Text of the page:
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New York Gov. Andrew Cuomo announced four sites that will serve as temporary hospitals in the state Saturday, amid the coronavirus outbreak rocking the state and the nation.
The four initial sites, recommended by the Army Corps of Engineers, are the Jacob K. Javits Convention Center in New York City, locations at SUNY Stony Brook in Long Island, SUNY Old Westbury and the Westchester Convention Center.
New York State, as of Saturday morning, accounts for more than one-third of all confirmed cases in the United States, with more than 8,000 confirmed cases. Fifty-six people in New York have died due to coronavirus.
"Every day we see the number of cases of novel coronavirus continue to rise, and we know that by all projections we're going to have more hospitalizations than we can deal with in our healthcare system," Cuomo said in a statement Saturday. "We have a plan of action to help stop the spread of this virus, including expanding hospital capacity and identifying new hospital beds, and after meeting with the Army Corps of Engineers and hearing their recommendations, we stand ready for the building of temporary hospitals at four facilities in New York State.”
He added: “This is a public health crisis, but worse than the virus is the fear, but we have a plan and we are doing everything we can to keep the people informed and save lives."
The sites were identified by an inspection team led by the Army Corps of Engineers and included state officials from New York’s Office of General Services, the Dormitory Authority of the State of New York, the New York Department of Health and the New York State Division of Military and Naval Affairs. The team visited more than a dozen sites to review their capability to serve as temporary hospitals, Cuomo’s office said.
“Upon the Governor’s determination, the Army Corps is expected to immediately begin work to construct the temporary hospitals,” Cuomo’s office said in a statement. “The Governor is also requesting FEMA designate four field hospitals with 250 for each state, intended for use in the Javits Center in addition to the temporary hospital to be constructed by the Army Corps.”
Cuomo has warned that the virus puts stress on New York state hospitals, and that the state’s hospital system only has 53,000 beds. For days, he has weighed how to create additional space for the expected influx of patients in the coming days and weeks due to the virus.
Earlier this week, Cuomo and President Trump came to an agreement to "immediately" dispatch U.S. Navy hospital, USNS Comfort, to New York City Harbor, which the Pentagon offered as part of the domestic response to the COVID-19 outbreak. The USNS Comfort has 1,000 beds and is run by military personnel, according to the U.S. Naval Institute.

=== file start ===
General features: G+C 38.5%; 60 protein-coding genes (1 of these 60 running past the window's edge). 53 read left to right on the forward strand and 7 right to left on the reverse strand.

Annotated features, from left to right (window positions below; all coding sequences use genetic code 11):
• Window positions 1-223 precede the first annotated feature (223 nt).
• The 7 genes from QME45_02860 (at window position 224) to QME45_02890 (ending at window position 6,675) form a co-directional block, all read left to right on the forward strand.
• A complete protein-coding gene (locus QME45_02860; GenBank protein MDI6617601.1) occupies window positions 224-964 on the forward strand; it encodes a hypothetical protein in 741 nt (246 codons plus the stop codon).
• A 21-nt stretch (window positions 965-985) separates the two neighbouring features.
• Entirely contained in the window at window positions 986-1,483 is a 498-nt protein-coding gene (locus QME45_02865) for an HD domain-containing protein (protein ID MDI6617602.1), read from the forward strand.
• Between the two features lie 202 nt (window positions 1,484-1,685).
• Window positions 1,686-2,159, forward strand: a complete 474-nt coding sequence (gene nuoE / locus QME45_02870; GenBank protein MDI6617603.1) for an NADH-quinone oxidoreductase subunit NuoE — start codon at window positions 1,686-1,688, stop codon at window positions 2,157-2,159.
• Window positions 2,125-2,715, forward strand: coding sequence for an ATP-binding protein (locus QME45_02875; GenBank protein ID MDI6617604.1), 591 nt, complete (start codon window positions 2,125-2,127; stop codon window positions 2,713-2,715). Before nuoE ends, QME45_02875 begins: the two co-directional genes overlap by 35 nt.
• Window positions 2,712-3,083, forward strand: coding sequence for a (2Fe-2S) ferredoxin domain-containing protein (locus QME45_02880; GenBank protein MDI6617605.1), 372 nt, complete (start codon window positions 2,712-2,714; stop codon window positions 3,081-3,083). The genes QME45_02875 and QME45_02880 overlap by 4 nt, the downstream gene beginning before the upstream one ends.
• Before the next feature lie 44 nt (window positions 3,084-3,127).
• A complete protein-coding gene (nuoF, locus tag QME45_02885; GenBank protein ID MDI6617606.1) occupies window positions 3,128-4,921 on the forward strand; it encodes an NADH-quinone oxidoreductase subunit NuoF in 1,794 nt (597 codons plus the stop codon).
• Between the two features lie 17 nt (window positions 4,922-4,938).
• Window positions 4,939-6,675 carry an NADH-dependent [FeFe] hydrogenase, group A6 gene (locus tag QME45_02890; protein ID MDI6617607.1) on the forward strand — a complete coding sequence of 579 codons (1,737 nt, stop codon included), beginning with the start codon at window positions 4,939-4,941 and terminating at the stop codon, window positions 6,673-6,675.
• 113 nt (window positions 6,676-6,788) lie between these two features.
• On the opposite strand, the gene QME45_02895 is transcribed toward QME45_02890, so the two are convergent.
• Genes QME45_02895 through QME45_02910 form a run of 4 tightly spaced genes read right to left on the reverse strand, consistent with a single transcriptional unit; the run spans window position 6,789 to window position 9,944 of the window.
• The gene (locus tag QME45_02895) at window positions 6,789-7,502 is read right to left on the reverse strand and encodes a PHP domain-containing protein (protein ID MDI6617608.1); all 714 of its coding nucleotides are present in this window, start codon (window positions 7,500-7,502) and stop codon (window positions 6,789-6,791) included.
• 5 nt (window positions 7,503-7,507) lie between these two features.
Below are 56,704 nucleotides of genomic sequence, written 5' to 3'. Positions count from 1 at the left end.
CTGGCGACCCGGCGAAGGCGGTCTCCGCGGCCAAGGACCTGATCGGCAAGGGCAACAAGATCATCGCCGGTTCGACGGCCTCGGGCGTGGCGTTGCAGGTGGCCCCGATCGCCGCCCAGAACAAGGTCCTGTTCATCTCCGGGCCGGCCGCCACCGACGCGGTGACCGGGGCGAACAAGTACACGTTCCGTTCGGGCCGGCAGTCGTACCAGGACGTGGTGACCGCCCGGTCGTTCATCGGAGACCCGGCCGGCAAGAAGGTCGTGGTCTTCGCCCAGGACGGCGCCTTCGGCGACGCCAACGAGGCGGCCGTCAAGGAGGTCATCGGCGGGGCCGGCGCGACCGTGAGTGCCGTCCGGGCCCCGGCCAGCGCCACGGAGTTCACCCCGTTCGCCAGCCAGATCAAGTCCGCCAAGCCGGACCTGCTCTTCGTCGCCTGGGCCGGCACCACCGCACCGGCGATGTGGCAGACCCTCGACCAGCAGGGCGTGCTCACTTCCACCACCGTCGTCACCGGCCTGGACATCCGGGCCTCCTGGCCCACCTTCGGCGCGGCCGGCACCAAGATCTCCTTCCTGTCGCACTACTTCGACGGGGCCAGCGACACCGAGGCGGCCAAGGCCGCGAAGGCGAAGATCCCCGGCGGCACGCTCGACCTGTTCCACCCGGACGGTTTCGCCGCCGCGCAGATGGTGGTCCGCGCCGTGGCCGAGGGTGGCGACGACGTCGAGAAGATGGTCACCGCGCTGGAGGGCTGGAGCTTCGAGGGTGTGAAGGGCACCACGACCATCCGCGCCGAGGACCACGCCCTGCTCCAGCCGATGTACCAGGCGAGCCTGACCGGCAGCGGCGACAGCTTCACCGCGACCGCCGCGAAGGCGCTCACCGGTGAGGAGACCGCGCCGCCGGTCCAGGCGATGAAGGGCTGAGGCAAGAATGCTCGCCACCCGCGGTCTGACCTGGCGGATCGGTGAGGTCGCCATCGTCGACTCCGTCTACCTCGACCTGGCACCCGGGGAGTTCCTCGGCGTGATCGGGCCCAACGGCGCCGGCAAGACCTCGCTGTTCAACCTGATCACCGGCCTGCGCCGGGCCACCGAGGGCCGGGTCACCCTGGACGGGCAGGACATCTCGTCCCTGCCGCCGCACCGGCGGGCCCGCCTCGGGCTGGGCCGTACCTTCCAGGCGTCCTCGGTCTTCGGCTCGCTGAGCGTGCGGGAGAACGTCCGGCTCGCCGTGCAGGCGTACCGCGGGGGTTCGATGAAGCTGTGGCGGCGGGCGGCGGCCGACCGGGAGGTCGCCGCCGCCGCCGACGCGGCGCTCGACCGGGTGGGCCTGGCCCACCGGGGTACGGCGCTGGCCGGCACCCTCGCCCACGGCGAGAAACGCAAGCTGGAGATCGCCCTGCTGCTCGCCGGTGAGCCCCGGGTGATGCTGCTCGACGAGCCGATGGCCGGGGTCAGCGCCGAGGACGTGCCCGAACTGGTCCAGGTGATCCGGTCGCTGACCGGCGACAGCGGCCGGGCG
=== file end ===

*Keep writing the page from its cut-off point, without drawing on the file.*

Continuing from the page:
The USNS Comfort was in port in Norfolk, Va. undergoing repairs after a six-month tour in South America and would not be ready to arrive in New York until "mid April" at the earliest. At this point, efforts are being made to expedite the timeline.
The Pentagon, though, said that the ship's capabilities "are focused on trauma," rather than infectious disease.
Meanwhile, on Saturday, Cuomo also announced that the state has identified two million additional N95 masks for purchase, and plans to send one million to New York City and 500,000 to hospitals in Long Island. The governor’s office also said that apparel manufacturers in the state are going to begin to manufacture masks and other medical equipment.
New York, according to the governor’s office, is also gathering ventilators form different health facilities across the state to be used in “the most critical areas.” The state has already purchased 6,000 additional ventilators.
Additionally, Cuomo announced that State Department of Health Commissioner has recommended trials for new drug therapy to help combat COVID-19.
“The FDA is acquiring 10,000 doses of Hydroxychloroquine and Zithromax for New York State to use on a trial basis,” Cuomo’s office said Saturday.
Cuomo also warned that the coronavirus outbreak was something the state is likely to grapple with for months.
“I don’t believe it’s going to be a matter of weeks, it's going to be a matter of months,” Cuomo said at his daily briefing in Albany, a day after issuing a stay at home order for most New Yorkers.
The U.S. has more than 23,400 confirmed cases. 285 people in the U.S. have died.